Don’t grit your teeth just yet. It’s certainly not the most pleasant thought if you’re a wholesale grower or a grower/retailer, but there’s no avoiding the fact something needs to be done with your excess plants once they’ve passed the sellable point.
Most times, the unsaleable are likely pitched into a dumpster, stacked onto a compost mountain or tossed into a plant pit somewhere outside your greenhouse. A plant’s life doesn’t have to end because it’s less than perfect, though. Sure, the plant lost its potential to make you a profit, but it still has value in somebody’s garden as a local donation or giveaway – and your good will could indirectly lead to profits later on.
Even if profits won’t be had, your donation is a great promotion of all your products and our entire industry. Just think of all the people who could view your plants in a public garden?
“The best thing would be to take our plants and use them as plants and not turn them into mulch or compost,” says Alan Shapiro, owner of Grandiflora, a wholesale nursery in Gainesville, Fla. “When you see things are getting a little long in the tooth, wouldn’t it be better to have a list of organizations you could call?”
Over the years, Shapiro developed a list of organizations to which he donates. The list includes city, county and regional beautification boards, a botanical garden, parks, churches, schools, universities and charities like Habitat For Humanity, Ronald McDonald House and Hospice.
Shapiro didn’t develop the list overnight. He is, however, constantly asked to donate plants, so he figured it made sense to be proactive and set up a network for people to pick up plants that might otherwise become mulch or compost.
“I think all these little donations added together lift the human spirit,” Shapiro says. “It’s not a massive ‘wow’ thing. It’s just a lot of little things that enhance our quality of life.”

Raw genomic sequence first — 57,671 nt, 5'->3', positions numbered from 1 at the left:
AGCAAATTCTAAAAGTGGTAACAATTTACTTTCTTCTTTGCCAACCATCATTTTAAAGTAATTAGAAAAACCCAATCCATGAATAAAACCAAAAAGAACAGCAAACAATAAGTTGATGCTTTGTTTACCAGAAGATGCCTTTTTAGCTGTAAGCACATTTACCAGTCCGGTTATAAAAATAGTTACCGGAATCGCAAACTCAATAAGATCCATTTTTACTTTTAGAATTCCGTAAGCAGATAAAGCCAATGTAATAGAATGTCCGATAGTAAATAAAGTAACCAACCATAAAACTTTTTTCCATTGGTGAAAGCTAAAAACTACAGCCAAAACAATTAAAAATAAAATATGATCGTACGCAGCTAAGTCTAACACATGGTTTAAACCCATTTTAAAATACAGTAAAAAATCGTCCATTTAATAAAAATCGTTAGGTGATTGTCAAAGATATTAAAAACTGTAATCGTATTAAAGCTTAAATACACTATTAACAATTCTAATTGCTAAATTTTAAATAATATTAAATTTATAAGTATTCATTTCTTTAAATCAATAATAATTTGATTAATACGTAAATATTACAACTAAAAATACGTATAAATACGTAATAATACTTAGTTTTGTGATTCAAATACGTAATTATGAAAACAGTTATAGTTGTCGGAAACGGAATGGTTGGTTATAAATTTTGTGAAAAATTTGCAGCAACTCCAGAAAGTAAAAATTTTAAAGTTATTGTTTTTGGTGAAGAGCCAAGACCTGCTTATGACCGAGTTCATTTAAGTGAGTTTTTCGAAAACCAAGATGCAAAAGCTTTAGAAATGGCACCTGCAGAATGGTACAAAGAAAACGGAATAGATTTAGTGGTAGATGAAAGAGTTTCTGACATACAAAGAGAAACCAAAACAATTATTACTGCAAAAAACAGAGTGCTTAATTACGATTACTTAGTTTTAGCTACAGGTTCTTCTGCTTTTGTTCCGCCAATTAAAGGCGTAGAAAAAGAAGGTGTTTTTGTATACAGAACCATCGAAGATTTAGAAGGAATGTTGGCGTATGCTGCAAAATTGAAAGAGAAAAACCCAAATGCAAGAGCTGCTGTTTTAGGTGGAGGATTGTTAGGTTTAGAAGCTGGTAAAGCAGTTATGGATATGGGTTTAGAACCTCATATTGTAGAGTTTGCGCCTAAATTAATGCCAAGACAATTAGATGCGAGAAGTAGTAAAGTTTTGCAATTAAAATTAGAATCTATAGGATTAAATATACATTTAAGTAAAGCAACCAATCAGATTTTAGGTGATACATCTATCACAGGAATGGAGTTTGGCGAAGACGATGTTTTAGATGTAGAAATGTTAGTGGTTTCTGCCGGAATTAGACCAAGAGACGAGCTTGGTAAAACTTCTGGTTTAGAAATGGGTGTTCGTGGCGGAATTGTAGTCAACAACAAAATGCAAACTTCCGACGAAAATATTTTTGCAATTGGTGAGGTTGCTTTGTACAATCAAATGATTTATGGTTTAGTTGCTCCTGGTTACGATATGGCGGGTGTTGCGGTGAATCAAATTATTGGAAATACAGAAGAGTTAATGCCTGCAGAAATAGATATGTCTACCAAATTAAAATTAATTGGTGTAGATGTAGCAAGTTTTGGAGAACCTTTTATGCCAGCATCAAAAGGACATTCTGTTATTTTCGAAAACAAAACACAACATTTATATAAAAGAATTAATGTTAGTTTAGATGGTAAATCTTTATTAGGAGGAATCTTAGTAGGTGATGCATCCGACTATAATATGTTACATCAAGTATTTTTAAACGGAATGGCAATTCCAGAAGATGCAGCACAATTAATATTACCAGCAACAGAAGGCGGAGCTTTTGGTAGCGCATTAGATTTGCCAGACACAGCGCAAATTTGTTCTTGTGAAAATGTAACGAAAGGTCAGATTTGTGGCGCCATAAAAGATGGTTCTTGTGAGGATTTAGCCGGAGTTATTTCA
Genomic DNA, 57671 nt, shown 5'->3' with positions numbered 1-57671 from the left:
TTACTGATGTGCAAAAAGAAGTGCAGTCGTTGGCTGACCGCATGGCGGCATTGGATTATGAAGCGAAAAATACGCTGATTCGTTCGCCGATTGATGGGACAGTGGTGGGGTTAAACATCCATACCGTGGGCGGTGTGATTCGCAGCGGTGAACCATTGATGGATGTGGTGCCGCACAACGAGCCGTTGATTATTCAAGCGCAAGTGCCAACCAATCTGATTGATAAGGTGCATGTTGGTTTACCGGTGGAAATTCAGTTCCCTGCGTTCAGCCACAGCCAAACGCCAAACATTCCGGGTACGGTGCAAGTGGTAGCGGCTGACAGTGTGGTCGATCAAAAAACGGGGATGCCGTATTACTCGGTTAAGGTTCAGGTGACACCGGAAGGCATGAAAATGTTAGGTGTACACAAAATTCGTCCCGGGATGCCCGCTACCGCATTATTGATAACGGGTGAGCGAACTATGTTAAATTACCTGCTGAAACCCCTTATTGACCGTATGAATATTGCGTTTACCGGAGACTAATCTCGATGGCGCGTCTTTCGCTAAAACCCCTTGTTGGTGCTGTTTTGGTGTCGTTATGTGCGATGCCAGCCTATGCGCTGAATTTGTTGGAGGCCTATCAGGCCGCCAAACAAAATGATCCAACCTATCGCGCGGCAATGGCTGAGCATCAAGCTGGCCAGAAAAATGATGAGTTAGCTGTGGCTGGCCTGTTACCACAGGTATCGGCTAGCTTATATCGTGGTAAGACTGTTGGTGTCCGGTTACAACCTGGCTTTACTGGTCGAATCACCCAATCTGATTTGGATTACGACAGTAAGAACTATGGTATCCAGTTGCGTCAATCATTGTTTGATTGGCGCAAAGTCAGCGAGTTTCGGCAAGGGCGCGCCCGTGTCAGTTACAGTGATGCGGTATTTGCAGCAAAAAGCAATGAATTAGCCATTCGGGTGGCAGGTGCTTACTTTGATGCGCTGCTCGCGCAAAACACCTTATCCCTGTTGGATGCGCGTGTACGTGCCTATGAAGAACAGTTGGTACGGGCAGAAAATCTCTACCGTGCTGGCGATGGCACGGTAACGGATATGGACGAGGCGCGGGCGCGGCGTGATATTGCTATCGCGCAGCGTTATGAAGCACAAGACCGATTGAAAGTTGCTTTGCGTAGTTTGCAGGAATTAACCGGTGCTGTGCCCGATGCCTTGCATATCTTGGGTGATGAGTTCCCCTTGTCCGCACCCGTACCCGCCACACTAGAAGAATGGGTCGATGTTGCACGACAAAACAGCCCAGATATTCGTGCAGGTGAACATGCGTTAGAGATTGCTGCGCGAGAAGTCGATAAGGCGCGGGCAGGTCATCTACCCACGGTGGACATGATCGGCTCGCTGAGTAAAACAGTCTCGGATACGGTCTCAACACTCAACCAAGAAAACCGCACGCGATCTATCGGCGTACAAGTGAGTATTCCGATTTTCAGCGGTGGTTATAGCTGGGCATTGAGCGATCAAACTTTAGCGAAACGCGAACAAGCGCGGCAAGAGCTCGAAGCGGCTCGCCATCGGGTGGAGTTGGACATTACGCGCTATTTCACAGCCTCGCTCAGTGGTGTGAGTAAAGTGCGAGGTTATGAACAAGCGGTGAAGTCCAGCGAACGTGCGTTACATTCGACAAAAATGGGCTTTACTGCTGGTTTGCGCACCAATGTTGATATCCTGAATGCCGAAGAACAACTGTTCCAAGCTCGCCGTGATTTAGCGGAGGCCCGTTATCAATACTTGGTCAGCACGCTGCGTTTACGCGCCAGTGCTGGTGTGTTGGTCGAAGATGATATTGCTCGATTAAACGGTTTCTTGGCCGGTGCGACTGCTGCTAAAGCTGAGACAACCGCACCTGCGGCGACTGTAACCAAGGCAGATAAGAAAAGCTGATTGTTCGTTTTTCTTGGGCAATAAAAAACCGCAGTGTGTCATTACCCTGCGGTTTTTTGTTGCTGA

Patty Howe, community and public relations manager at Al’s
“The good will of donating so far exceeds the option of dumping,” Howe says. “We have a call list, of community gardens, churches and schools around three of our stores, and we’ll share plants that are a little ‘too leggy’ to sell.”
Because Howe has developed close ties between Al’s and community organizations, most recipients are even willing to return pots for recycling. There’s also potential for publicity in a local newspaper or TV station, she says.
Hooked On A Feeling
For a wholesale grower like Grandiflora, the reward of donating excess or less-than-perfect plants is a good feeling because there’s no tax incentive. For a grower/retailer like Al’s, the reward is that feeling plus the potential of actual future business.
Every fall, Al’s grows about 50,000 poinsettias for the Christmas season. Last November, Al’s happened to grow a bumper crop of poinsettias because of fantastic fall weather in
Al’s could have attempted to sell the extra 1,000 or so poinsettias that grew, but having budgeted about 50,000 for retail in past years, there was no guarantee the extras would sell at its garden centers. So, rather than push the extras at retail, Al’s decided to build some good will in the community by donating hundreds of poinsettias to Loaves & Fishes Centers that serve seniors with their Meals-On-Wheels program.
“Meals-On-Wheels had a distribution system already in place,” Howe says. “Al’s delivered poinsettias to three of the largest Meals-On-Wheels hubs, and their drivers took a hot lunch in one hand and a poinsettia in the other to more than 800 people in their homes.”
Before poinsettias were handed out, Howe sent a press release about the event to local media. Two TV stations made appearances for local news segments, and one of the stations featured Al’s as its feel-good story of the night to cap the broadcast. Howe says the news anchors even made a couple of unscripted comments at the end of the story saying what a great gesture Al’s donation was.
When To Abandon Ship
As rewarding as donations may be for both parties, growers don’t want to get in the habit of donating sellable plants. You’re in business to sell first, and giveaways should be looked at as a last, yet necessary, resort. Because the consumer’s buying habits rapidly change throughout the year, knowing when to give up is the key to making a profit and building good will.
“If you have pansies in mid-February in
The same goes for begonias in June or poinsettias well into December: Why compost a plant that has potential in a public garden?
Donating obviously isn’t the first approach growers prefer to take, but if plants get to the point of no sale, there’s still the possibility of making impressions on potential customers. It only takes one leggy plant or a leftover Easter lily to make an impression. If you’re a grower/retailer, those impressions build your name. And even if you’re a wholesale grower, a donation could result in the beautification of your community or the start of a lifelong hobby for a rookie gardener.
“The donations go so far,” Howe says. “It’s honestly not that much of an effort and it goes a long way.”